Recipe: Buckwheat pesto

Recipe - Buckwheat pesto

Buckwheat is actually a seed, although many people consider it as a type of wholegrain. Don’t be fooled by its name – buckwheat is gluten-free and is no relation to wheat or other cereal grains. It is a source of high quality protein and contains lots of vitamins, minerals and flavonoids (anti-oxidants) so makes a great regular addition to a healthy plant-based diet. The health benefits of including buckwheat in your diet are reported to include: lowering cholesterol, lowering blood pressure and helping to control blood sugar levels. Buckwheat is also a great source of fibre, so it looks after our digestive system and keeps it healthy. Here we team up this nutritious seed with our fabulous pesto recipe. Traditionally pesto is made with cheese, but you really don´t miss it in this recipe – using rocket makes this dish a really vibrant green colour as well as adding an extra gentle peppery tang.

You can serve buckwheat as a great alternative to rice or couscous – indeed any dishes where you use a grain. You can also serve this pesto over courgette spaghetti (ribbons of courgette), over some cooked pinto beans (for an alternative bean salad) or on your regular pasta for a wonderful dairy free alternative pesto sauce.

Recipe: Buckwheat pesto

Serves: 4
Calories: 610 total for pesto sauce, 580 total for the buckwheat (298 per person)


1 cup buckwheat
2 ½ cups water

Pesto sauce
Handful of roasted nuts (we love cashews or almonds but any are fine)
Large handful basil leaves
Large handful of rocket
Handful parsley
1 clove garlic, minced
2½ tbsp (30g) olive oil
1 tbsp lemon juice
Optional: 1 tbsp soya (or tamari) sauce
Water as needed (to adjust the consistency)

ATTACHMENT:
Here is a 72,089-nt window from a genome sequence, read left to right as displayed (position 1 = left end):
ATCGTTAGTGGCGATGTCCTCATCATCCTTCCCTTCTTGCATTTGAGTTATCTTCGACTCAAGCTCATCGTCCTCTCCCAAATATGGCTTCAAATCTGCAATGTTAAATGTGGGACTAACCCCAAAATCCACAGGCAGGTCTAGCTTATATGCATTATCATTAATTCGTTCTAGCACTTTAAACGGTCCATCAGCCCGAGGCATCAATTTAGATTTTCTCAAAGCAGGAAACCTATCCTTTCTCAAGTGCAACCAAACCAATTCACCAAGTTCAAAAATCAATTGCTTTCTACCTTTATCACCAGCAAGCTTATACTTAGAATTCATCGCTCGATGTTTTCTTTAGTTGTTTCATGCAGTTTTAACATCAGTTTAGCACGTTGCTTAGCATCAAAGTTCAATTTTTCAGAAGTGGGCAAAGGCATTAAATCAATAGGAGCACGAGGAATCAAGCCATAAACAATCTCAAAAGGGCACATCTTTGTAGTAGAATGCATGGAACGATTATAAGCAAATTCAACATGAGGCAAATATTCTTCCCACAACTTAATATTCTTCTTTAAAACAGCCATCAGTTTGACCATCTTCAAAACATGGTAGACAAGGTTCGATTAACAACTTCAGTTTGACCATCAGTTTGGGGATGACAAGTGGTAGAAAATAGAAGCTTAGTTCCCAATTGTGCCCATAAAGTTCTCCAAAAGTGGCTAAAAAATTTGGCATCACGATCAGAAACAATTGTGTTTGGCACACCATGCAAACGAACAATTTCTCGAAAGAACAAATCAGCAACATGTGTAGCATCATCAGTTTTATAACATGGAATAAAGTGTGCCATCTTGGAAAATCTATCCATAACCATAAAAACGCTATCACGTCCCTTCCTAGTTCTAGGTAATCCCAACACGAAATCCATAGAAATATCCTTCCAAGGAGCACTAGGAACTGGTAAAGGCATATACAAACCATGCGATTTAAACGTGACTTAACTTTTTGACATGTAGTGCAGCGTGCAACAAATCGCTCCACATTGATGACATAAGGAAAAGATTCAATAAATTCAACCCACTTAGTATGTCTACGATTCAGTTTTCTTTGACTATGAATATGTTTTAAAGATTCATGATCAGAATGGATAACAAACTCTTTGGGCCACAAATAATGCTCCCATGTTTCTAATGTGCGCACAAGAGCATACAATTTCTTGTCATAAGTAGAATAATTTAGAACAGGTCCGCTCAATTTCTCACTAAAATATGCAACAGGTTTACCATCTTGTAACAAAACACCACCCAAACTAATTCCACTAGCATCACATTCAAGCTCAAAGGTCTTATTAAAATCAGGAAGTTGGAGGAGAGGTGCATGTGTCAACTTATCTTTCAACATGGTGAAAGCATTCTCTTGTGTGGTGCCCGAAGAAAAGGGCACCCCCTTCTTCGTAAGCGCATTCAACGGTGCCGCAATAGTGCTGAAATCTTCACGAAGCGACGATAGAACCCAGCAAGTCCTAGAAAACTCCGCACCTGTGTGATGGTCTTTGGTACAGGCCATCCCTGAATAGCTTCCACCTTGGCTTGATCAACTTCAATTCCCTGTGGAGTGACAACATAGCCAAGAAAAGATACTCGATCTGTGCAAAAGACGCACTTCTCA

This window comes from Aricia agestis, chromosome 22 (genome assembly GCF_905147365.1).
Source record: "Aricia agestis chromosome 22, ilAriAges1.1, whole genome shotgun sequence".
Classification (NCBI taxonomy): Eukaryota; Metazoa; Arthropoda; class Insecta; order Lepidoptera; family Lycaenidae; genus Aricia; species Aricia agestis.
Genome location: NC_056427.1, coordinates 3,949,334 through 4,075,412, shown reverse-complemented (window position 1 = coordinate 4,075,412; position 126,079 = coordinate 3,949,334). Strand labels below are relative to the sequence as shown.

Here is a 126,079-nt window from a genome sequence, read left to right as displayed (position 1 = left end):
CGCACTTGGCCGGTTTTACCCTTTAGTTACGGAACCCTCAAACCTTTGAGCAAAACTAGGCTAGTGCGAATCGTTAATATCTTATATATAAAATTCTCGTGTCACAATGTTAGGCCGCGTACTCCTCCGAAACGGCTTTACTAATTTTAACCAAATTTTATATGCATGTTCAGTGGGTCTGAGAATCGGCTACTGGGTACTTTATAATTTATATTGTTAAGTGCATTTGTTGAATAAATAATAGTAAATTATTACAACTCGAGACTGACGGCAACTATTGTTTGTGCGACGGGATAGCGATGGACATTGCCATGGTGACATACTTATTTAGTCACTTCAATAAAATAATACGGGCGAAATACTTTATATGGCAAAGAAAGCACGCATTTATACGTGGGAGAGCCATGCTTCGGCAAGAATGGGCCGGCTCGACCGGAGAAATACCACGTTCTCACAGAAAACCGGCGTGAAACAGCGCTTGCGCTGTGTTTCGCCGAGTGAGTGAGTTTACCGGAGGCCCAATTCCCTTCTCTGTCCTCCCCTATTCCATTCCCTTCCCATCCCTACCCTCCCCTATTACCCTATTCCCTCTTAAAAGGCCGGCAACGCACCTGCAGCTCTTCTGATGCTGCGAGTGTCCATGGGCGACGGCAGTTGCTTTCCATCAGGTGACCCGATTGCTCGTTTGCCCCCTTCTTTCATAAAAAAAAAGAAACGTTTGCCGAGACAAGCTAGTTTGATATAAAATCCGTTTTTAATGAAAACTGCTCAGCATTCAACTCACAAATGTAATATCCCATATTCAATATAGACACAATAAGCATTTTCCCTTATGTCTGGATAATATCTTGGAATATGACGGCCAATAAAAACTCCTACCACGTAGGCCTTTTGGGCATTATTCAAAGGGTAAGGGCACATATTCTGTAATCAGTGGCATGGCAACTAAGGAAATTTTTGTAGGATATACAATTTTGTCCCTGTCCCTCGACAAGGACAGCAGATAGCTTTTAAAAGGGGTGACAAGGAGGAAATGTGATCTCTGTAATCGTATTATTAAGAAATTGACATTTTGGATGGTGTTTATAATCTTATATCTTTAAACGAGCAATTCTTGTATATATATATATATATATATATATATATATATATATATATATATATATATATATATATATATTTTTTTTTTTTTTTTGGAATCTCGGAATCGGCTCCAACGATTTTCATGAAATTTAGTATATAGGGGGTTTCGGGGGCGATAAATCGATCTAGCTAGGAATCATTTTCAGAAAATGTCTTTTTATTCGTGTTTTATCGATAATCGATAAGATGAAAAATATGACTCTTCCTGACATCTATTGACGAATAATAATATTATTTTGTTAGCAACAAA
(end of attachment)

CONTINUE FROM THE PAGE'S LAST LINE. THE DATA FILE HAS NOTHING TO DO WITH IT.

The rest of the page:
Cook the buckwheat. As you want the buckwheat to be grain like (not sticky) you can first of all place the buckwheat in a dry pan and toast, over a medium heat for a couple of minutes. A light smell might start to arise and the grains should start to become a light brown colour. Then add 2 cups of water, cover, and leave to simmer for 20 minutes, stirring occasionally. After 15 minutes, check if you need to add the extra half cup of water (hot water is best). Once all the water has been absorbed remove the pan from the heat.

Whilst the buckwheat is cooking, make the pesto sauce. Place the nuts into a food processor and process for 10 seconds until the nuts have broken up into larger chunks. Then add the basil, rocket, parsley, garlic, olive oil and lemon (and tamari if using) and process until smooth, stopping every now and again to clean down the sides. Add a tablespoon of water to make the pesto looser and continue to add water to make it to your desired consistency. Place in a bowl, cover and refrigerate for an hour to allow the flavours to combine and enhance.

If you want to serve the buckwheat hot then add in the pesto and serve. For those warmer days, you can also serve this buckwheat pesto cool – remove the buckwheat from the heat, place in a bowl and leave it to cool uncovered. Then stir in a few tablespoons of pesto sauce and serve.

Hot water can be added to loosen the pesto mixture at any time.

For more recipes see our blog page and for more information on following a plant-based alkaline diet read our food page.


About the author

Lisa is one of the founders of La Crisalida Retreats. She is an Epidemiologist, therapeutic hatha and yin yoga teacher and also teaches mindfulness meditation. Lisa has studied NLP and hypnosis, as well as nutrition (she designs the menus).